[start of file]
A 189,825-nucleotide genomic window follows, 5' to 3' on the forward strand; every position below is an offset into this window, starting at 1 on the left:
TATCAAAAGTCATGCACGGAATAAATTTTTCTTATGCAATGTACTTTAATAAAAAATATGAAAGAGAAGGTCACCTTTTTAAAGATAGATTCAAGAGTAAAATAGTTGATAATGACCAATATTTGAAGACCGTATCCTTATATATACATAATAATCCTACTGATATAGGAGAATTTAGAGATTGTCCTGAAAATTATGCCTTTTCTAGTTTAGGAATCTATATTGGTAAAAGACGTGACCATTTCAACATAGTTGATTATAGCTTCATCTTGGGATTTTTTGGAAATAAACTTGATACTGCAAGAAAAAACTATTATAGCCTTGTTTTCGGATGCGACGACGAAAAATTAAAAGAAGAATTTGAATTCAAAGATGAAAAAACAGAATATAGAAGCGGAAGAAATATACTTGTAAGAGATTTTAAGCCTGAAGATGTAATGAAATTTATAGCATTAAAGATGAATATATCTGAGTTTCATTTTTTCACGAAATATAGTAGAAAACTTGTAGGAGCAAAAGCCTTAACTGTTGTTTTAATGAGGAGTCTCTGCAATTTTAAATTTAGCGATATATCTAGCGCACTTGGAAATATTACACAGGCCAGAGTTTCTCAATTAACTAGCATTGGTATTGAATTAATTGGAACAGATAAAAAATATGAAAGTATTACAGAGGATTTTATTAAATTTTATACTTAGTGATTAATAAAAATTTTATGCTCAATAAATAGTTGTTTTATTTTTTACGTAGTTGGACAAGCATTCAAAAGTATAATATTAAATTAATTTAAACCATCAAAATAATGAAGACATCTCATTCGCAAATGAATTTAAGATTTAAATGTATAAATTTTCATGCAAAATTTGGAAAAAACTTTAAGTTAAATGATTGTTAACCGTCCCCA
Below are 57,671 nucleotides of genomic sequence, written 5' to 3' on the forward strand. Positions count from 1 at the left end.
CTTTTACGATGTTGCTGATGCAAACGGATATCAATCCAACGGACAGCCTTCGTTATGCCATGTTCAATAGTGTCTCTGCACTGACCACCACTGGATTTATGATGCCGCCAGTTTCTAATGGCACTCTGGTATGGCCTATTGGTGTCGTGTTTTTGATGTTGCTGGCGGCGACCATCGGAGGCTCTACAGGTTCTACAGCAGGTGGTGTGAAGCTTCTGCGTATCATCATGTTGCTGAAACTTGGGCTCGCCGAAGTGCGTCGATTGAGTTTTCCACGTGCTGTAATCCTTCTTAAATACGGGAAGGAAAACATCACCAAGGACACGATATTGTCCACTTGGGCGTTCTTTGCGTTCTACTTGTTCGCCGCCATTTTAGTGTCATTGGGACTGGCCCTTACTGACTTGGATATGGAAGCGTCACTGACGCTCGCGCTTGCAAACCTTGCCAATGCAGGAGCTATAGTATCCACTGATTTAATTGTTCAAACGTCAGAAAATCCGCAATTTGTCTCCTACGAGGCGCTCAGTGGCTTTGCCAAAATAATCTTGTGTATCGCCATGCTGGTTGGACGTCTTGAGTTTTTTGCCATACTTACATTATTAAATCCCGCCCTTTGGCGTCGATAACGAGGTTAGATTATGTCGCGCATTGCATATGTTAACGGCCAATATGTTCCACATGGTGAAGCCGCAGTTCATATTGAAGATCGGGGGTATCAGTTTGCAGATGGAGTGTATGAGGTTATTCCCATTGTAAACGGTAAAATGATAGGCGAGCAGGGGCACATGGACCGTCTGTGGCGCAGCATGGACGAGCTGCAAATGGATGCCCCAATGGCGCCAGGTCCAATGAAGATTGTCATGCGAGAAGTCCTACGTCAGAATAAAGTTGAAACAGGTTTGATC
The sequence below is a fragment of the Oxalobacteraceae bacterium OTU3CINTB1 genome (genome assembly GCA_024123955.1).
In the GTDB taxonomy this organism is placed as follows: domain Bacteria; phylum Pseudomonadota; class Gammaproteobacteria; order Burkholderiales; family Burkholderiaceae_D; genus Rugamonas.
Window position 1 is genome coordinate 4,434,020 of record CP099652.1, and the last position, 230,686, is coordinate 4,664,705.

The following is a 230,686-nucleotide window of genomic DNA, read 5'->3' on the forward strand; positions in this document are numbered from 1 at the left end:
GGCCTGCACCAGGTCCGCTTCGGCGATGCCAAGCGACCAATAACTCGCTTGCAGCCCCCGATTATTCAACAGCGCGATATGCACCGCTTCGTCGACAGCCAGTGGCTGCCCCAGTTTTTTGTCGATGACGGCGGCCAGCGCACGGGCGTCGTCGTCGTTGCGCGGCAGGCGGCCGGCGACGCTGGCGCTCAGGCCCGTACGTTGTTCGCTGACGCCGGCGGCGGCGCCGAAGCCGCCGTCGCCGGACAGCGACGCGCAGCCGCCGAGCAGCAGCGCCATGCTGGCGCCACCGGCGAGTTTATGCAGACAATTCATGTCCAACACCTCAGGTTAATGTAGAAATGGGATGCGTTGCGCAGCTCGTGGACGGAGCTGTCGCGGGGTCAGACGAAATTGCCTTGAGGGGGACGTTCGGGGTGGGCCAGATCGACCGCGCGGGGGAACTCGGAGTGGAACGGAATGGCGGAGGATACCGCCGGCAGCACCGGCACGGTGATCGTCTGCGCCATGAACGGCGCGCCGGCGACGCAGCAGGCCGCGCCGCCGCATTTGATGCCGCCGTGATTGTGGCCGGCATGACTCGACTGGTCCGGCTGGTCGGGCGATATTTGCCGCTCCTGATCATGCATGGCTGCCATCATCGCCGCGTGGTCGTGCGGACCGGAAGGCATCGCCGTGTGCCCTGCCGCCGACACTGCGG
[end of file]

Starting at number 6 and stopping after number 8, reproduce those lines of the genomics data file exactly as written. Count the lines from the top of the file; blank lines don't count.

In the GTDB taxonomy this organism is placed as follows: domain Bacteria; phylum Pseudomonadota; class Gammaproteobacteria; order Burkholderiales; family Burkholderiaceae_D; genus Rugamonas.
Window position 1 is genome coordinate 4,434,020 of record CP099652.1, and the last position, 230,686, is coordinate 4,664,705.

The following is a 230,686-nucleotide window of genomic DNA, read 5'->3' on the forward strand; positions in this document are numbered from 1 at the left end: